With the help of a local man named Melchor Arteaga and a young boy, Bingham searched the mountains above the Urubamba River valley and found the ruins of Machu Picchu, which means “Old Peak” in the local Quechua language and was almost completely unknown to outsiders. Bingham, however, argued for decades that Machu Picchu and Vilcabamba were one and the same. He was finally disproven by writer and explorer Gene Savoy’s discovery of the real Vilcabamba in the 1960s.
5. HIRAM BINGHAM’S DISCOVERY MADE HIM FAMOUS.
Bingham returned to explore and excavate Machu Picchu in 1912, 1914, and 1915 with funding from Yale and the National Geographic Society. The 1913 publication of “In the Wonderland of Peru,” which consumed an entire issue of National Geographic, helped catapult him and Machu Picchu to worldwide recognition. He later published Inca Land (1922) and his most famous tome, Lost City of the Incas, which became a bestseller upon its release in 1948 and may have helped inspire the character of Indiana Jones. The road from Cusco to Machu Picchu, first opened in 1948, is called the Hiram Bingham Highway, and a plaque dedicated to Bingham sits outside the entrance to the site. Following his career as a professor and adventurer, Bingham served as an aviator during World War I, and was elected governor of Connecticut in 1924. He resigned after just one day to fill a senate seat left vacant by a legislator who had committed suicide. He was elected to a full term in 1926.
6. YALE AND PERU FOUGHT OVER ARTIFACTS.
Upon returning to the United States and Yale University for the last time, Bingham and his team brought back thousands of artifacts from Machu Picchu, including statues, pottery, jewelry, and even human remains. But when Yale announced a touring exhibition in 2003, it reignited debate surrounding the artifacts, that in 2008 culminated in a lawsuit against the university. Peruvian President Alan Garcia and the Peruvian people pled their case with everyone from President Obama to the Vatican before the two sides agreed to a memorandum of understanding in 2010, with the first pieces being returned in 2011. The last of the artifacts were returned to South America in 2012, and a joint venture between the two sides established the UNSAAC-Yale International Center for the Study of Machu Picchu and Inca Culture in Cusco.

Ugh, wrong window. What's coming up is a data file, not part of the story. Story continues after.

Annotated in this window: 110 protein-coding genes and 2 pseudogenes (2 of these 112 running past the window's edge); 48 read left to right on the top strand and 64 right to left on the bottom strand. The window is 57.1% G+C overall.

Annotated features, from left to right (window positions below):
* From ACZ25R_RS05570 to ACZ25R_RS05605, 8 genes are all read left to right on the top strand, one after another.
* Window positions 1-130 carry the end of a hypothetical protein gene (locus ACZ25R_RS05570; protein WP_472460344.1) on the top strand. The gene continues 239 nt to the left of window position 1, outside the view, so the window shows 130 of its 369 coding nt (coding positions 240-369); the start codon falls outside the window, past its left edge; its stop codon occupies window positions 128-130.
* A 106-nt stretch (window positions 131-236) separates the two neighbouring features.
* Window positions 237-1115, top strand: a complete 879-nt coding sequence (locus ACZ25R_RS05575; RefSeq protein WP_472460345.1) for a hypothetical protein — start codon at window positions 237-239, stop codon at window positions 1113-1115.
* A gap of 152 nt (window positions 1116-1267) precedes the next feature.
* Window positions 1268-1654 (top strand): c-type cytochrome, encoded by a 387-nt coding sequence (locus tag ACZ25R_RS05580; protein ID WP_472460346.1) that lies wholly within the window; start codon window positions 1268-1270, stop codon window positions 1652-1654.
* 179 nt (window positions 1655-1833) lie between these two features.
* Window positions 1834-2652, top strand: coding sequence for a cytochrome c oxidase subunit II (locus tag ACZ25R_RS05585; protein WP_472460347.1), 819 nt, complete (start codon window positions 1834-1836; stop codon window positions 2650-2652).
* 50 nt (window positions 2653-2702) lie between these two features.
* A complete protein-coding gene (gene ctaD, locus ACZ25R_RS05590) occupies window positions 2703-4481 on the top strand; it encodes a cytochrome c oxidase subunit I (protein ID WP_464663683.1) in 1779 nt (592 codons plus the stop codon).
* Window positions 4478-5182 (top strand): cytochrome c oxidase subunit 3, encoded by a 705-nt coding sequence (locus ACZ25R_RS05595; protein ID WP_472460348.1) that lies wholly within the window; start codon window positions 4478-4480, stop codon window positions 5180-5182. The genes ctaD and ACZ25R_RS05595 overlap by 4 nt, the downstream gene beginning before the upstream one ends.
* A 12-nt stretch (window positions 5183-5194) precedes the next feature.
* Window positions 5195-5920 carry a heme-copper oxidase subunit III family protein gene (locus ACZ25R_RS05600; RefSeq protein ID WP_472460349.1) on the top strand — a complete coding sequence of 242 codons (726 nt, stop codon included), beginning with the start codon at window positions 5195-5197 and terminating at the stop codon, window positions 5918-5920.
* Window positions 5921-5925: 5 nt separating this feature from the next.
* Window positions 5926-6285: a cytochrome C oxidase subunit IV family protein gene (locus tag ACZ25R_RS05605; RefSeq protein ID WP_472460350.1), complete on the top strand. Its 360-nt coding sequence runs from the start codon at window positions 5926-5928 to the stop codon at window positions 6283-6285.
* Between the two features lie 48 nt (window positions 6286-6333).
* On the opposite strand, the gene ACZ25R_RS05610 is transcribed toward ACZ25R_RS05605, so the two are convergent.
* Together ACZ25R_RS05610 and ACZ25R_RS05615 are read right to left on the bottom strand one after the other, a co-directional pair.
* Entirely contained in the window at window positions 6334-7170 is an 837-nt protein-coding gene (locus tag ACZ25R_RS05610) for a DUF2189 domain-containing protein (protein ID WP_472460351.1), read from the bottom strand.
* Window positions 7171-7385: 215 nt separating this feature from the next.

7. BINGHAM MAY NOT HAVE BEEN THE FIRST WESTERN VISITOR.
Long before Bingham entered Machu Picchu, researchers believe a German businessman named Augusto Berns explored the area with the permission of the Peruvian government. Berns allegedly purchased land in the 1860s and set up a sawmill in the area to obtain gold and wood, but later sought only to loot treasure from Machu Picchu. In addition, a British missionary named Thomas Payne and another German supposedly found the site prior to Bingham, and an 1874 map with references to Machu Picchu (the hill, not necessarily the ruins) may have been seen by Bingham and given him clues to the existence and whereabouts of the Inca city. And three centuries earlier, in 1565, Diego Rodriguez de Figueroa mentioned that there used to be a bridge at a site he was staying in that allowed travel to “Picho”— probably one of the first accounts of the site, although there is no indication in the text that he himself visited.
8. THE INCAS WERE MASTER MASONS AND ENGINEERS.
Despite its precarious position in a seismically unstable region, Machu Picchu has not fallen victim to the types of earthquakes that have devastated cities like Lima and Cusco. One reason is the craftsmanship of the stonemasons and engineers who designed and built the city. Deep foundations and a sophisticated drainage system prevented landslides, while precise stone carving allowed blocks to be placed tightly to one another without requiring mortar. The white granite blocks, cut by direct hammering with primitive hand tools, are said to “dance” during tremors and fall safely back into place, leaving the citadel largely undamaged over a 500-year period.